Rep. Ryan Zinke, R-Mont., issued a stark warning over U.S. “vulnerability” to China following his meeting with Taiwanese President Tsai Ing-wen on Wednesday alongside a delegation of congressional Republicans and Democrats.
Speaking with Fox News Digital following the meeting, Zinke praised the bipartisan message that “peace through strength,” a phrase cemented by the late former President Ronald Reagan, was the best way to uphold the U.S. commitment to the defense of Taiwan, but warned that Democrats and Republicans needed to continue working together to overcome the vulnerabilities to China that he said both countries share.
“There was consensus, which was really important to me, that both countries are vulnerable to China,” Zinke said of the meeting, specifically naming areas like the manufacturing of certain components, materials and minerals processing where China has the upper hand.
“We have to address that together. So I thought the day was one that was very bipartisan, and important too, as we had a unified message and we discussed ways to honor our commitments, but also increase trade and reduce our vulnerability to China on components that now are critical to both economies,” he said.
Zinke said that there were “areas of improvement” when it came to whether Taiwan was getting enough support from the Biden administration, especially with what he called its “ambiguous” message on the defense of the island nation.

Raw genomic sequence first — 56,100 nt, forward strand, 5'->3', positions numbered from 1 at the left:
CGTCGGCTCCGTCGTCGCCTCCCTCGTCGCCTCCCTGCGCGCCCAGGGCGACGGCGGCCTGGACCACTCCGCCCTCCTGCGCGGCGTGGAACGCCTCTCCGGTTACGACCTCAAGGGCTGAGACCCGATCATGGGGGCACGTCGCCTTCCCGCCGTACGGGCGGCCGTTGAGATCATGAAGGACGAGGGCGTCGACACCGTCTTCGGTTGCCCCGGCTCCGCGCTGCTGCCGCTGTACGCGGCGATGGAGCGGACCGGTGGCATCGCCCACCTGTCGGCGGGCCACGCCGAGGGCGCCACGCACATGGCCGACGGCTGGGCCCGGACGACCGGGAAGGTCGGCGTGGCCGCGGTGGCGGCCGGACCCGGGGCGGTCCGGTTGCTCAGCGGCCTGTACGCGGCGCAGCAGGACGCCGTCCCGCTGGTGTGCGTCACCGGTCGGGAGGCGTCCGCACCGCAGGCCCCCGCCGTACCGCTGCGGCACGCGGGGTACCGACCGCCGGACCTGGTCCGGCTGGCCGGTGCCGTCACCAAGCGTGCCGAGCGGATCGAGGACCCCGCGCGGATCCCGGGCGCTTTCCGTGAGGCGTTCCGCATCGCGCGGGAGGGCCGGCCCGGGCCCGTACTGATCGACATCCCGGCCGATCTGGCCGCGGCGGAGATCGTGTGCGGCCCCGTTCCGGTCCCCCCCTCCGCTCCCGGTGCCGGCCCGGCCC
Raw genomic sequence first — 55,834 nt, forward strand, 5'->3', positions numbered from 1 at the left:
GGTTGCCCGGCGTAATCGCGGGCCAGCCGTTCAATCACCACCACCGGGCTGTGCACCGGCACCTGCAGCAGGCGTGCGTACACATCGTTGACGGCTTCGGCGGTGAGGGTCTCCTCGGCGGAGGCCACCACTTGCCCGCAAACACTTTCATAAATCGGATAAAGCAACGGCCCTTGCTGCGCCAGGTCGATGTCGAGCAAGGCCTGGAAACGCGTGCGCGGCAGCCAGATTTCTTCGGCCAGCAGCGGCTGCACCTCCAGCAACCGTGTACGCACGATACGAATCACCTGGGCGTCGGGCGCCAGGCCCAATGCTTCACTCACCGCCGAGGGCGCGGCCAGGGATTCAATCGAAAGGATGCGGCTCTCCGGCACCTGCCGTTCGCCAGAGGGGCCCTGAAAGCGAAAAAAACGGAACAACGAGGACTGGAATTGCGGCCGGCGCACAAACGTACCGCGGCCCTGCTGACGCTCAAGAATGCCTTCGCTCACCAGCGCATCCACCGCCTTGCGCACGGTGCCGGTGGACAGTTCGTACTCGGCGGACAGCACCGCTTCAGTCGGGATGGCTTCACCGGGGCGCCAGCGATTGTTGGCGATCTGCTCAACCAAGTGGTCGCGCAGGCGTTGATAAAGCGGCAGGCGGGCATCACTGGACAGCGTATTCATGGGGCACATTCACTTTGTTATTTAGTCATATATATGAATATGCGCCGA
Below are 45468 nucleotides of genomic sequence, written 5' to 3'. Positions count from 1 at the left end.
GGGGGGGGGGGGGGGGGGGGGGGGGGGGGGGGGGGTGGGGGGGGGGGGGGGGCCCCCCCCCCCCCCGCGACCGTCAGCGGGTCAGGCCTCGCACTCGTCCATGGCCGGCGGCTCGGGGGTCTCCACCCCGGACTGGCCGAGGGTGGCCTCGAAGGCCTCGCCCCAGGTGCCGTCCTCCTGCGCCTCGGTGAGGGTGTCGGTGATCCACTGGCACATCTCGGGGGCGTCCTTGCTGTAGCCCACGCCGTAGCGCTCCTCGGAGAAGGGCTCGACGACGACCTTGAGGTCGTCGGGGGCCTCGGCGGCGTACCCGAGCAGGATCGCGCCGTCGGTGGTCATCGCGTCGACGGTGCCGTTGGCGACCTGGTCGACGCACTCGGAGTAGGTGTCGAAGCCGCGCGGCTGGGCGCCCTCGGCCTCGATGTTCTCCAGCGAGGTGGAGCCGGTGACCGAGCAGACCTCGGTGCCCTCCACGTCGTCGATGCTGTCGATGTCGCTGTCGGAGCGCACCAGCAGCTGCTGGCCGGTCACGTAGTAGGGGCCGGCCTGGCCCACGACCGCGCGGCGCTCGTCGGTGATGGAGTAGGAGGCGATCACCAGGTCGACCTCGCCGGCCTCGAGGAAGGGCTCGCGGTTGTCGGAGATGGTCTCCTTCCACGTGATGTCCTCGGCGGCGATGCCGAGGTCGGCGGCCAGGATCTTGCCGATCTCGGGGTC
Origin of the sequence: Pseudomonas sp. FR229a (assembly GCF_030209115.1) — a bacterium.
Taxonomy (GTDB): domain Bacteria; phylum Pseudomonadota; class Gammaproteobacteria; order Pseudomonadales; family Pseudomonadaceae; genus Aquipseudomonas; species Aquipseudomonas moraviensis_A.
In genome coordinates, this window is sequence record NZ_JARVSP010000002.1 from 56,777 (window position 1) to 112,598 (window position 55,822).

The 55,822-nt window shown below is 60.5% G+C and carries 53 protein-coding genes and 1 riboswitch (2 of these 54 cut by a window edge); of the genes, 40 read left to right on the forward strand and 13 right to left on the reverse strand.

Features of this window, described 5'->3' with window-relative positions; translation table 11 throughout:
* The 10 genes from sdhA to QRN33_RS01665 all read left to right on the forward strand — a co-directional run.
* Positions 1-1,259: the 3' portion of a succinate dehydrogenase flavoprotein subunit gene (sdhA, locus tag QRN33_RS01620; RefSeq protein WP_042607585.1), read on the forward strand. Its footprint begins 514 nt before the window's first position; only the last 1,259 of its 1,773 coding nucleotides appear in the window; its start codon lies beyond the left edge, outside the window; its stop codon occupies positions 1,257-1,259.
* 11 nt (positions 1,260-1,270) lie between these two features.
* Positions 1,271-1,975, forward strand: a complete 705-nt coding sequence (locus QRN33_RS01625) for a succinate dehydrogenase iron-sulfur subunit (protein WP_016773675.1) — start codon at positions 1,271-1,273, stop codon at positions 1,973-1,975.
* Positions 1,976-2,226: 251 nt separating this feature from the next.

He called for the legislative and executive branches of the U.S. government to work together on the commitment for more weapons systems to Taiwan, and argued that it “shouldn’t be a partisan issue.”
“China and the Pacific have both national security interests and economic interests, and freedom interests. So I think it’s helpful to stand together,” he said.
Zinke wouldn’t say whether he thought China would eventually invade Taiwan, but rather stressed the need to “shore up” our allies and support in the region in order for China to honor its commitments to peace.
Despite the issue of threats over Taiwan’s sovereignty, Zinke said he saw China as more of a “competitor that has aggressive tones” than an adversary. He also referenced China’s contributions to making global environmental problems worse, as well as their “aggressiveness” when it came to Hong Kong and their relationship with Russia.
“China is the world’s largest emitter of CO2… 90% of the world’s plastics in the ocean come from four rivers in China,” Zinke said. “They are the largest illegal fishing operation. I know in our territories, American Samoa and Guam, the fishing industry is just being wrecked by the actions of China.”
He said he was emphasizing his time as a member of the House to ending the areas he saw the U.S. as vulnerable to China, including in manufacturing. He called on companies, such as Nike and Patagonia, who “report to be environmentalists and champions of the environment,” to bring their operation back to the U.S. from China.
“Come on home. Manufacture here. Come on home. And reduce our vulnerability to China, but also environmentally when they continue to be the world’s largest polluter, both air, sea and land,” he said.
Zinke added that the”biggest takeaway” from Wednesday’s meeting was the unified message from Democrats and Republicans in dealing with China, as well as America’s “commitment to honoring our commitment to Taiwan.”